Obama to seek 40 percent cut in federal greenhouse gases

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President Obama signed an executive order Thursday to cut the federal government’s greenhouse gas emissions 40 percent over the next decade.

The effort will save taxpayers as much as $18 billion due to energy savings, the White House said.

“Today, America is going to be once again leading by example,” Obama said in brief remarks Thursday during a Department of Energy roundtable event with leaders from the federal contractors and suppliers.

“These are ambitious goals, but we know that they’re achievable goals,” he continued.

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Obama will also push federal agencies to get 30 percent of their power from renewable sources like wind and solar energy. Several major federal contractors and suppliers are announcing emissions reduction goals of their own.

“Since the federal government is the single largest consumer of energy in the nation, federal emissions reductions and progress across the supply chain will have broad impacts,” the White House said in a fact sheet.

Brian Deese, a top adviser to Obama, said the executive order shows that the administration is “on offense” on climate even as congressional Republicans attack some of the president’s landmark environmental efforts.

Months ahead of a planned United Nations agreement to cut emissions globally, the federal efforts should show world leaders and other nations that the United States is serious about cutting emissions, Deese said.

“Certainly our hope is that we are laying forth a template that other countries could also learn from and look at as well,” he told reporters.

Taken together, the actions will be the equivalent of taking 5.5 million average cars off the road for a year, saving 26 million metric tons of greenhouse gas emissions in carbon dioxide-equivalent terms, according to the administration. The reduction goal is based on a 2008 starting point.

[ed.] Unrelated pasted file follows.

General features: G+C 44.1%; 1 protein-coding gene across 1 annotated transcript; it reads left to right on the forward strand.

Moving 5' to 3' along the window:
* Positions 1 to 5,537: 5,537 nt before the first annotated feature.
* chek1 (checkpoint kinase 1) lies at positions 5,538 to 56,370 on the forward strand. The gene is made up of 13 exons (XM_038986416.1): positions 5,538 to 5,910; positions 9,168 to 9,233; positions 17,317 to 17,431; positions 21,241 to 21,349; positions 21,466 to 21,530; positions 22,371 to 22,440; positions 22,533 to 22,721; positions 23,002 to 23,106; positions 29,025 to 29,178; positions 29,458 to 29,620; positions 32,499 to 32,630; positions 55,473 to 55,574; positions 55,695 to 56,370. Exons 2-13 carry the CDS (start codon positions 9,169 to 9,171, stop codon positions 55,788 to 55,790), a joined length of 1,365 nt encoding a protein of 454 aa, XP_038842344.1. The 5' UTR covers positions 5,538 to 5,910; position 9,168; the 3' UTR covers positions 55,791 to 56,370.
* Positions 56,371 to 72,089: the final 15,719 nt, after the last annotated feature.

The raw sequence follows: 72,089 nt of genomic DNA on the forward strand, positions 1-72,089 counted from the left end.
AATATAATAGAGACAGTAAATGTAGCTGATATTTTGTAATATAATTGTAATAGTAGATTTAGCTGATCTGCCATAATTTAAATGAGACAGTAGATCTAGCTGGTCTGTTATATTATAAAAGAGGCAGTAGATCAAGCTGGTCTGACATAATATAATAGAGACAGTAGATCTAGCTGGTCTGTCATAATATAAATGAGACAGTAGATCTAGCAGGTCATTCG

As the top energy consumer in the nation, the federal government’s actions can make a huge dent. They can also represent a major part of Obama’s goal of reducing the United States’s total greenhouse gas emissions 26 percent to 28 percent by 2030, compared with 2005 levels.

“With a footprint that includes 360,000 buildings, 650,000 fleet vehicles and $445 billion spent annually on goods and services, the federal government’s actions to reduce pollution, support renewable energy and operate more efficiently can make a significant impact on national emissions,” the White House said.

Some of the specific measures in the executive order will include goals over the next decade of getting 25 percent of the government’s electric and thermal energy from clean sources, reducing federal buildings’ energy use 2.5 percent over the next decade and slashing federal vehicle emissions by 30 percent.

Thursday’s announcement moves the goalposts from a 2010 order Obama signed on federal agencies’ emissions. That mandated a 28 percent cut from the same 2008 starting point, and the government has already reduced greenhouse gases 17.2 percent since then.

Obama will participate in a roundtable discussion later Thursday at the Energy Department where major federal contractors such as IBM and Northrup Grumman will announce their own emissions goals.

—This story was updated at 10:38 a.m.